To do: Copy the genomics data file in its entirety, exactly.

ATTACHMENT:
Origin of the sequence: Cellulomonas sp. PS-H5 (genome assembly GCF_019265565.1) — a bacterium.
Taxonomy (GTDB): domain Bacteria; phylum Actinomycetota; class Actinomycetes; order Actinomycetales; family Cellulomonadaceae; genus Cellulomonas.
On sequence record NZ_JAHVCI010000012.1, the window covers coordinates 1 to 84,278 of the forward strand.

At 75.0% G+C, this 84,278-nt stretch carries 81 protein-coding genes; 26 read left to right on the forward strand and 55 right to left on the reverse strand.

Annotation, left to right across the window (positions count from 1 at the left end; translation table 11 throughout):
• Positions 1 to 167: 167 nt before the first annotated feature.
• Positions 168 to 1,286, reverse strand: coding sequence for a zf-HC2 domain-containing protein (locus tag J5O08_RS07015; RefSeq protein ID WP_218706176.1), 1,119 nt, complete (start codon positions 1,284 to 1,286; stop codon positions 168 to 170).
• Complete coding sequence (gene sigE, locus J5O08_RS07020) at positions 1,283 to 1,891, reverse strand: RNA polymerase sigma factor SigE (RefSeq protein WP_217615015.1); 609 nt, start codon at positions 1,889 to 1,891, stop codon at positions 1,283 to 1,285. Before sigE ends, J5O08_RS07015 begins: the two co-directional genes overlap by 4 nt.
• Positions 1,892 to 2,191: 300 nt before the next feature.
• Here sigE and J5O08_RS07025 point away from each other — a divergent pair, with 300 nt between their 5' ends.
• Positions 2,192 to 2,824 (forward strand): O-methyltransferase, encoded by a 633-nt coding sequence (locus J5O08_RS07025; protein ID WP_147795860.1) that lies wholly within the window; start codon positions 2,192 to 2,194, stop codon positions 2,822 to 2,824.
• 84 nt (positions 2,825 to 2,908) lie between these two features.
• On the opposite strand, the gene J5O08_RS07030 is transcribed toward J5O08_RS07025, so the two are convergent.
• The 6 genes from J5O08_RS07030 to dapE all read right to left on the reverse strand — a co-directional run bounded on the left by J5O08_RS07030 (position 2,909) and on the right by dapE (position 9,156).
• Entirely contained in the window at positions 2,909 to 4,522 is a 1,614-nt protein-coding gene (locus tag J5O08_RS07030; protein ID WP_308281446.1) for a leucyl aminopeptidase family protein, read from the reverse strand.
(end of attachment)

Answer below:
Origin of the sequence: Cellulomonas sp. PS-H5 (genome assembly GCF_019265565.1) — a bacterium.
Taxonomy (GTDB): domain Bacteria; phylum Actinomycetota; class Actinomycetes; order Actinomycetales; family Cellulomonadaceae; genus Cellulomonas.
On sequence record NZ_JAHVCI010000012.1, the window covers coordinates 1 to 84,278 of the forward strand.

At 75.0% G+C, this 84,278-nt stretch carries 81 protein-coding genes; 26 read left to right on the forward strand and 55 right to left on the reverse strand.

Annotation, left to right across the window (positions count from 1 at the left end; translation table 11 throughout):
• Positions 1 to 167: 167 nt before the first annotated feature.
• Positions 168 to 1,286, reverse strand: coding sequence for a zf-HC2 domain-containing protein (locus tag J5O08_RS07015; RefSeq protein ID WP_218706176.1), 1,119 nt, complete (start codon positions 1,284 to 1,286; stop codon positions 168 to 170).
• Complete coding sequence (gene sigE, locus J5O08_RS07020) at positions 1,283 to 1,891, reverse strand: RNA polymerase sigma factor SigE (RefSeq protein WP_217615015.1); 609 nt, start codon at positions 1,889 to 1,891, stop codon at positions 1,283 to 1,285. Before sigE ends, J5O08_RS07015 begins: the two co-directional genes overlap by 4 nt.
• Positions 1,892 to 2,191: 300 nt before the next feature.
• Here sigE and J5O08_RS07025 point away from each other — a divergent pair, with 300 nt between their 5' ends.
• Positions 2,192 to 2,824 (forward strand): O-methyltransferase, encoded by a 633-nt coding sequence (locus J5O08_RS07025; protein ID WP_147795860.1) that lies wholly within the window; start codon positions 2,192 to 2,194, stop codon positions 2,822 to 2,824.
• 84 nt (positions 2,825 to 2,908) lie between these two features.
• On the opposite strand, the gene J5O08_RS07030 is transcribed toward J5O08_RS07025, so the two are convergent.
• The 6 genes from J5O08_RS07030 to dapE all read right to left on the reverse strand — a co-directional run bounded on the left by J5O08_RS07030 (position 2,909) and on the right by dapE (position 9,156).
• Entirely contained in the window at positions 2,909 to 4,522 is a 1,614-nt protein-coding gene (locus tag J5O08_RS07030; protein ID WP_308281446.1) for a leucyl aminopeptidase family protein, read from the reverse strand.